You might be trying to change the world in some larger or smaller way with your business, but humans, in general, prefer for things to stay the same.

Thanks to a biases hard-wired into our brains that push us to focus on the negative and avoid risk, most people meet bold ideas with skepticism and fear. (Basically, it is the same way an ancestor in our deep past would meet a stranger carrying a big club or an unknown animal with impressively large teeth). How do you overcome this knee-jerk tendency to say 'no, it can't be done' or 'I prefer the status quo, thank you very much'?

In short, you outsmart the skeptics. That's the takeaway of an in-depth new article from Stanford Business School professor Matt Forrest Abrahams written together with Burt Alper that examines the most effective technique for overcoming objections to new ideas. Amidst a slew of great advice on winning over skeptical audiences are these powerful techniques.

1. Be thoughtful about framing.

Calling something "pre-owned" rather than "used" might sound cheesy and obvious, but according to the Stanford article, thoughtfully "framing" your idea in this way can be effective.

"Calling problems 'opportunities' changes the way people approach them. Language matters. How you position your topic can guide the way people see it," Abrahams and Alper write. "For example, to short-circuit an audience's suspicion of new ideas, whenever possible use language that highlights the positive aspects of your subject, such as the potential benefits and successes."

2. Paraphrase emotional objections

If the resistance to your idea seems more emotional than logical, the authors suggest you use paraphrasing to counter the objection. "Paraphrasing is a listening tool where you reflect back what others say in your own words. Effective paraphrasing affords you several benefits (e.g., ensures that you heard someone correctly, values the other person's contribution, allows you time to think, etc.)," they write. "Paraphrasing allows you to acknowledge the emotion of someone's question/objection, then pivot your response to the world of logic."

The authors even offer a helpful list of phrases that you can use to summarize an emotional objection before moving towards a more rational conversation:

  • "So what you are saying/asking is ..."
  • "What is important to you is ..."
  • "You'd like to know more about ..."
  • "The central idea of your question/comment is ..."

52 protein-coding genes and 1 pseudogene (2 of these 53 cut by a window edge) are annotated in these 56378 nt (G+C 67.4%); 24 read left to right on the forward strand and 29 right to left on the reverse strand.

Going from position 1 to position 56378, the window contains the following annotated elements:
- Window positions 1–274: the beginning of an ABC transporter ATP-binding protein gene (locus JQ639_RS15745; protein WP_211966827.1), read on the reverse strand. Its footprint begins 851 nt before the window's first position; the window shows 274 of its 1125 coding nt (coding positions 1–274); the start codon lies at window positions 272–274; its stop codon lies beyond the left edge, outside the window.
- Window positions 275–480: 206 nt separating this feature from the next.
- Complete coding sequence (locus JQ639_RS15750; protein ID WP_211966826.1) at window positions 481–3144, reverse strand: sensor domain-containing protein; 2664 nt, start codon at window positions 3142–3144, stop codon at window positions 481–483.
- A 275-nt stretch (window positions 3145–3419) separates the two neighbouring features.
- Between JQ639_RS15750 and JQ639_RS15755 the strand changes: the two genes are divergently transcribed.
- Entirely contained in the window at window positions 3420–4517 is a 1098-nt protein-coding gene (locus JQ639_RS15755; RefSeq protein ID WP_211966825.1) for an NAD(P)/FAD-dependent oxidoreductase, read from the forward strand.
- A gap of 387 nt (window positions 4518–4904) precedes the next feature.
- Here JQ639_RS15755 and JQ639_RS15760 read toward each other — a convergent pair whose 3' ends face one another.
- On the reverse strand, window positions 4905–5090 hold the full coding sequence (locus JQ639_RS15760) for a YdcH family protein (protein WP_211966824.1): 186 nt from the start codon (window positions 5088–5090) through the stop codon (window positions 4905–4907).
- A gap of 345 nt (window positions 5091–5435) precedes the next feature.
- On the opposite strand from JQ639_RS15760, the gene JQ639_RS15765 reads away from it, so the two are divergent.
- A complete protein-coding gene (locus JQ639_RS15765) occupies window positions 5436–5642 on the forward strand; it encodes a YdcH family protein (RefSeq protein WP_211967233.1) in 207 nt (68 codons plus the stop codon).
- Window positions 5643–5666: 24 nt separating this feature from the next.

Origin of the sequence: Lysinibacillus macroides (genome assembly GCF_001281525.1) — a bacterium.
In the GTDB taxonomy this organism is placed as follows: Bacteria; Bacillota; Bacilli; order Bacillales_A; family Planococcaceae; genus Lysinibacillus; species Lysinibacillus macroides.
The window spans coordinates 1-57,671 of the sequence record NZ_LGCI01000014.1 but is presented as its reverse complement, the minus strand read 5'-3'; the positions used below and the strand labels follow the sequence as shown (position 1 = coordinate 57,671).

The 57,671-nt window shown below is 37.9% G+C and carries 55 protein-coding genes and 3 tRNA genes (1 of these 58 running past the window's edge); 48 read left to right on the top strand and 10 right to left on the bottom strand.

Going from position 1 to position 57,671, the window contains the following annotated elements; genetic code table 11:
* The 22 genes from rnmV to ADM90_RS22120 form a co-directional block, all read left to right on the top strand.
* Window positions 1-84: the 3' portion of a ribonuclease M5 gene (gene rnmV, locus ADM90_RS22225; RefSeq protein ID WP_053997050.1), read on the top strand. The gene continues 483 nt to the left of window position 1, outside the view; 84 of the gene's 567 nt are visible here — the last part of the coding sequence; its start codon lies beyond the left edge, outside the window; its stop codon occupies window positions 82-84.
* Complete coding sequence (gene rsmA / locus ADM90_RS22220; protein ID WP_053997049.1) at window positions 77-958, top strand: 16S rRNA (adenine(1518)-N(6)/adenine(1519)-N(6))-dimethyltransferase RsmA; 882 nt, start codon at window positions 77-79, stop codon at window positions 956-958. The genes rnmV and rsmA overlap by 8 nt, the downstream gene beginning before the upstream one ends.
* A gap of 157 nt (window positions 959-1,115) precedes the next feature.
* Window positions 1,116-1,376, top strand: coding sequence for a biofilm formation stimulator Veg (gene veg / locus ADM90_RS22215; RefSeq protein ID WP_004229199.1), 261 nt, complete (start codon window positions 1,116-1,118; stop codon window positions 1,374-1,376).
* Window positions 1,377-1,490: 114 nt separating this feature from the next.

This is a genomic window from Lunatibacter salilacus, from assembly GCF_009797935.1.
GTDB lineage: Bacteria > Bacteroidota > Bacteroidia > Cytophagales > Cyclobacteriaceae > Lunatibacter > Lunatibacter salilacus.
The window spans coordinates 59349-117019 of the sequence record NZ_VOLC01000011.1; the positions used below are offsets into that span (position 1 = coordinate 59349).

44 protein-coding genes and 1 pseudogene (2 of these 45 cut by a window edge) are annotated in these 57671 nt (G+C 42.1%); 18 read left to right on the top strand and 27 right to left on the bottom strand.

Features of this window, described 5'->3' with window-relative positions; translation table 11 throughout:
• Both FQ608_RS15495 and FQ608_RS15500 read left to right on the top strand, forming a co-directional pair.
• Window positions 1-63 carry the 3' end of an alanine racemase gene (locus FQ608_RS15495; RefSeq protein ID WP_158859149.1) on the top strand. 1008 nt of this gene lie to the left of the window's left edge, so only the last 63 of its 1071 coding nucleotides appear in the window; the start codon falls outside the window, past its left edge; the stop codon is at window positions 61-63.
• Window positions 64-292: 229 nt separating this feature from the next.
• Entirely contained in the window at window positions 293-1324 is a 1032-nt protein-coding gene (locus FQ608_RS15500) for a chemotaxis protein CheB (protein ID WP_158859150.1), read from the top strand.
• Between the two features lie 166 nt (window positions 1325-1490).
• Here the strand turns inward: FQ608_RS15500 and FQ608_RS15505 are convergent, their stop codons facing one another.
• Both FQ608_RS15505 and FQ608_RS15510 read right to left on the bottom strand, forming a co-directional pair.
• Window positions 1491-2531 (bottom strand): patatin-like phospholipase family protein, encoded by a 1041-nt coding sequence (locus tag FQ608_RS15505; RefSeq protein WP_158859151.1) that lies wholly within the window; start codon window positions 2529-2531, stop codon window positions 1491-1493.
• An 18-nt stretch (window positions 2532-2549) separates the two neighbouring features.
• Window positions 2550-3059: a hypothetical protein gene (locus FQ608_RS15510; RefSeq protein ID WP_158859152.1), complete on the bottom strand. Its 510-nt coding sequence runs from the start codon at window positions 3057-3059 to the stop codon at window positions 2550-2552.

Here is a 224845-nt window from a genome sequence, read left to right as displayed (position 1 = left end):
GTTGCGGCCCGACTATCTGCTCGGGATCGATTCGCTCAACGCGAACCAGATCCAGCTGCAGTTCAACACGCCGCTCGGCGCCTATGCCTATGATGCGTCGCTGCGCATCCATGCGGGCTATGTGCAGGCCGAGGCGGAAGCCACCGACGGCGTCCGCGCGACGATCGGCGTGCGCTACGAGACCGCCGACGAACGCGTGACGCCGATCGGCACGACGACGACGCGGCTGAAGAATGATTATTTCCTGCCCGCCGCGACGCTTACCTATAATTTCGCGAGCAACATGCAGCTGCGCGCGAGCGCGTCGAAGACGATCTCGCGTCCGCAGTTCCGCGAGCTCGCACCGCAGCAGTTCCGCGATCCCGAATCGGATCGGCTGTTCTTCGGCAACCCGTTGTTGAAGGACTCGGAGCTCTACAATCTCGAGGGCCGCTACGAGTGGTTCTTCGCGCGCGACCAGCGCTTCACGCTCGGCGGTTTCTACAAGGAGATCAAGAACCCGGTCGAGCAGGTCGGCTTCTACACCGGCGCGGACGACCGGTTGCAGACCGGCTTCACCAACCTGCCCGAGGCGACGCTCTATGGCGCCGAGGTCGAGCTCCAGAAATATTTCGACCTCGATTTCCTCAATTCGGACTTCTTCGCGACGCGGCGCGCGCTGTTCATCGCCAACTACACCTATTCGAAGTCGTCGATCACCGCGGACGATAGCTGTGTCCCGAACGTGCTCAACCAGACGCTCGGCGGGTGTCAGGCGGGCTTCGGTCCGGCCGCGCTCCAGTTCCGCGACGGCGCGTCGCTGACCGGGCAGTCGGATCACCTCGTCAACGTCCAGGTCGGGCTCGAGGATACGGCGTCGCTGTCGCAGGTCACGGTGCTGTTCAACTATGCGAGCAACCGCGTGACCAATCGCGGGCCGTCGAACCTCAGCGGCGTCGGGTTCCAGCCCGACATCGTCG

They also caution readers against trying to fight fire with fire when it comes to emotional objections. "Think of logic as water to emotion's fire--it's imperative that you bring logic into your response to defuse the objection. Using an emotional response to an emotional objection does nothing to resolve the issue and can actually fan the flames," they explain.

3. Employ analogies (and cliches)

And what if the objection is fact-based rather than emotional? These sound like the easier type to deal with (and in the sense that they're less likely to knock you off your game by inflaming your emotions, they are), but keep in mind that you can't just counter their facts with your own. "Arguing over whose information is 'right' often is futile and negatively affects your credibility," warn the authors.

What's the alternative? Use analogies. "Analogies not only activate the audience's existing mental constructs, which allows for quicker information processing and understanding, but they also provide a particular point of view for the discussion to ensue. For example, when confronted with an objection to your idea of implementing stricter policies, you could compare the situation to transitioning from playing intramural to varsity sports. In so doing, you focus the conversation on rules, scrutiny, and increasing competition," they write.

Doing this well involves a degree of preparation, however. You should have a relevant analogy in your back pocket for likely fact-based objections before you start pitching your idea. But don't spend hours looking for something novel. Cliches actually often make the best analogies. "Since they're so universally understood, they often can quickly manage questions/objections by putting common wisdom on your side," Abrahams and Alper note.

Published on: Oct 14, 2015